WASHINGTON — President Donald Trump withdrew the U.S. from the landmark nuclear accord with Iran on Tuesday, abruptly restoring harsh sanctions in the most consequential foreign policy action of his presidency.
The 2015 agreement, which was negotiated by the Obama administration and included Germany, France and Britain, had lifted most U.S. and international economic sanctions against Iran. In exchange, Iran agreed to restrictions on its nuclear program, making it impossible to produce a bomb and establishing rigorous inspections.
U.S. allies in Europe lamented the move to abandon the deal. Iran's leader ominously warned his country might "start enriching uranium more than before."
The sanctions seek to punish Iran for its nuclear program by limiting its ability to sell oil or do business overseas, affecting a wide range of Iranian economic sectors and individuals.
Treasury Secretary Steven Mnuchin said that licenses held by Boeing and its European competitor Airbus to sell billions of dollars in commercial jetliners to Iran will be revoked.
He said the sanctions will sharply curtail sales of oil by Iran, which is currently the world's fifth largest oil producer. Mnuchin said he didn't expect oil prices to rise sharply, forecasting that other producers will step up production.
Iran's government must now decide whether to follow the U.S. and withdraw or try to salvage what's left with the Europeans. Iranian President Hassan Rouhani said he was sending his foreign minister to the remaining countries but warned there was only a short time to negotiate with them.
Laying out his case, Trump contended, "If we do nothing, we know exactly what will happen. In just a short period of time, the world's leading state sponsor of terror will be on the cusp of acquiring the world's most dangerous weapons."
Former President Barack Obama, whose administration negotiated the deal, called Trump's action "misguided" and said, "The consistent flouting of agreements that our country is a party to risks eroding America's credibility and puts us at odds with the world's major powers."
There was a predictably mixed reaction from Congress. Senate Majority Leader Mitch McConnell, a Kentucky Republican, said the Iran deal "was flawed from the beginning," and he looked forward to working with Trump on next steps. House Minority Leader Nancy Pelosi, a California Democrat, slammed Trump in a statement, saying this "rash decision isolates America, not Iran."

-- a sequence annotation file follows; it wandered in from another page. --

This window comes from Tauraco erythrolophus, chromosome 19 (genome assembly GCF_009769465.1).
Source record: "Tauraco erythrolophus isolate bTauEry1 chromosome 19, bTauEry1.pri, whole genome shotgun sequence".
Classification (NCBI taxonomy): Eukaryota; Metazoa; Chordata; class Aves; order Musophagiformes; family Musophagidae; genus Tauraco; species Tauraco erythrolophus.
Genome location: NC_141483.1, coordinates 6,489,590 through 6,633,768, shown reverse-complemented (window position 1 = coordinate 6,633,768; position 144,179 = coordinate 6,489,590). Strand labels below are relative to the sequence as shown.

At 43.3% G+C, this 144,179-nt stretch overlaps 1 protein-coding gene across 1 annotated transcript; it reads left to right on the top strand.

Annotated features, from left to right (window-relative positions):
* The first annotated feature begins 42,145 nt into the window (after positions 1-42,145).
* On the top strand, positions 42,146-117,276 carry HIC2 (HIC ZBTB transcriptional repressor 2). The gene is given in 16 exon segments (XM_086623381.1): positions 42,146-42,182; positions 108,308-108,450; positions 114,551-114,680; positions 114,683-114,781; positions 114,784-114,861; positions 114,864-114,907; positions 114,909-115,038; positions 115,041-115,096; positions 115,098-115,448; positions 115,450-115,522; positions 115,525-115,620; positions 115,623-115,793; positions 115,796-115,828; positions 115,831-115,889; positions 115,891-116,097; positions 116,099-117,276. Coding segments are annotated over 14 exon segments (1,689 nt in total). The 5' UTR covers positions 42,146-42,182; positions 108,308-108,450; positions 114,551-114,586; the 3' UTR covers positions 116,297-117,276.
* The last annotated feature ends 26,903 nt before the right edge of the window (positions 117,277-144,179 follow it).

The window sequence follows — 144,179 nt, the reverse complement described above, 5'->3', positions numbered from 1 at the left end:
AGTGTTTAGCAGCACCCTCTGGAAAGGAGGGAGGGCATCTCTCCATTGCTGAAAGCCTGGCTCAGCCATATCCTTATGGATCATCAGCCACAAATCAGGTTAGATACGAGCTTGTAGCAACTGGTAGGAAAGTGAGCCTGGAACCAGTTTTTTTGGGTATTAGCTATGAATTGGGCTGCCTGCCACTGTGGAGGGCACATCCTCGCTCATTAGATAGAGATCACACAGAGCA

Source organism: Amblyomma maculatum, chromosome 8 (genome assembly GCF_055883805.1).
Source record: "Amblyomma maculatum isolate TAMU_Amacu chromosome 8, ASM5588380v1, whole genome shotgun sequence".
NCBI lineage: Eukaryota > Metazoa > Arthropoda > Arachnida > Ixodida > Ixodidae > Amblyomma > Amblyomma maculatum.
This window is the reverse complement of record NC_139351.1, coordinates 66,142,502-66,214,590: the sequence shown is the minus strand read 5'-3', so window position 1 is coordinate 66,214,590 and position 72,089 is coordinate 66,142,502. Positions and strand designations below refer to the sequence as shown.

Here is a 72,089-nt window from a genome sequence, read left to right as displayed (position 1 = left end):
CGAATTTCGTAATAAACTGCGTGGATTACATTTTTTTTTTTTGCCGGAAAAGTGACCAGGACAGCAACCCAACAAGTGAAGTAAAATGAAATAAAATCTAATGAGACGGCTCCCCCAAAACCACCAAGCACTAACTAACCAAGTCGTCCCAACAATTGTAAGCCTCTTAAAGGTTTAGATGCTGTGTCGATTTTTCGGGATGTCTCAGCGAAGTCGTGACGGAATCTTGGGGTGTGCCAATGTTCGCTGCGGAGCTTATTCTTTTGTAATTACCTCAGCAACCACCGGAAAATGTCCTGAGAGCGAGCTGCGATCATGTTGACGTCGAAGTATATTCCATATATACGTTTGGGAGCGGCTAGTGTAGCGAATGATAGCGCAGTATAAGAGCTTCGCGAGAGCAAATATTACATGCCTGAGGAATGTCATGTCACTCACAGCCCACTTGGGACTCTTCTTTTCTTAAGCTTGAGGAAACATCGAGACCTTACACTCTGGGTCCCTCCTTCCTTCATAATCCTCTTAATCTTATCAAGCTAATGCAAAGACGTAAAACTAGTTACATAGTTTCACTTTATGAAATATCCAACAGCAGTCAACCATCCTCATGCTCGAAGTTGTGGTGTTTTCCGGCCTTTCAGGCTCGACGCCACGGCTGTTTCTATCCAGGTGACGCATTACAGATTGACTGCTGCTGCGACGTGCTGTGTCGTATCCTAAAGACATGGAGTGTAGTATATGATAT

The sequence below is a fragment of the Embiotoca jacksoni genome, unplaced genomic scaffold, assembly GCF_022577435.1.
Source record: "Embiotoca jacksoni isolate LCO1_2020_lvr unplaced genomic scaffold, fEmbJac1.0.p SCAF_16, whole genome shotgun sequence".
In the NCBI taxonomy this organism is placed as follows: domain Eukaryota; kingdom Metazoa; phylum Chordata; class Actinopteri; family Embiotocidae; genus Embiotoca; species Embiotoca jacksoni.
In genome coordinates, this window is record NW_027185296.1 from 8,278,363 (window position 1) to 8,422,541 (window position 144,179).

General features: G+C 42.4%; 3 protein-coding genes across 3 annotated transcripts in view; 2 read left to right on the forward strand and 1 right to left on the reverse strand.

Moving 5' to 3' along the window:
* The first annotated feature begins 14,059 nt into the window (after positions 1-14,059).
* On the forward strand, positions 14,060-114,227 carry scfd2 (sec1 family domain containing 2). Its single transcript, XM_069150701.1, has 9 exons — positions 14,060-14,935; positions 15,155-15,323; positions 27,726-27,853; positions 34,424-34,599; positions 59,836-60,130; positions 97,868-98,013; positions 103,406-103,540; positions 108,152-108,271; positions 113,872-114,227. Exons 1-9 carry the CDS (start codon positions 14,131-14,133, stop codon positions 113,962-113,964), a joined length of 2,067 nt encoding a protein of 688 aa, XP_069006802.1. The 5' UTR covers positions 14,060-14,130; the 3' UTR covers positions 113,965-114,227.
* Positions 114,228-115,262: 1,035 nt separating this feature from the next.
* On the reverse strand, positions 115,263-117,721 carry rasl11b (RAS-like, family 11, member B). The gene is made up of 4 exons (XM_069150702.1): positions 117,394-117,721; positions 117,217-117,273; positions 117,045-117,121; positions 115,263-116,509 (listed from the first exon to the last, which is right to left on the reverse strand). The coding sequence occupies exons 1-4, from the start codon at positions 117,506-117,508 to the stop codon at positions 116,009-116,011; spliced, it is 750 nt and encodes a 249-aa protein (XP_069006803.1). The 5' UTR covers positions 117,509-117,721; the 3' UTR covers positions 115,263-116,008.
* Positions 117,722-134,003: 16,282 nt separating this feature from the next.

Illinois Sen. Dick Durbin, the No. 2 Democrat in the Senate, called it “a mistake.”
“The last thing America and the world need right now is a new nuclear threat,” Durbin said. “Breaking this deal increases the danger that Iran will restart its nuclear weapons program, which threatens our ally, Israel, and destabilizes the entire Middle East. It isolates the United States from the world at a time when we need our allies to come together to address nuclear threats elsewhere, particularly in Korea. This is a mistake of historic proportions.”
The state’s junior Senator, Tammy Duckworth, also a Democrat, echoed that sentiment.
“While the Iran nuclear agreement was far from perfect, it has been successful in pushing back Iran’s timeline for nuclear weapons development, which was a key goal of the agreement,” she said. “Donald Trump’s reckless announcement today not only threatens to destroy years of important non-proliferation efforts, it also isolates us from our allies and undermines our country’s ability to use diplomacy to negotiate future agreements, leaving us with less leverage on the world stage. That’s alarming, especially at this critical time as we attempt to reach a diplomatic solution to the North Korean crisis. Our nation’s top defense and military officials agree that Iran is in compliance with the agreement and recommended we remain in this deal. It’s unfortunate that on this critical matter of national security, the President has decided to cast aside their advice.”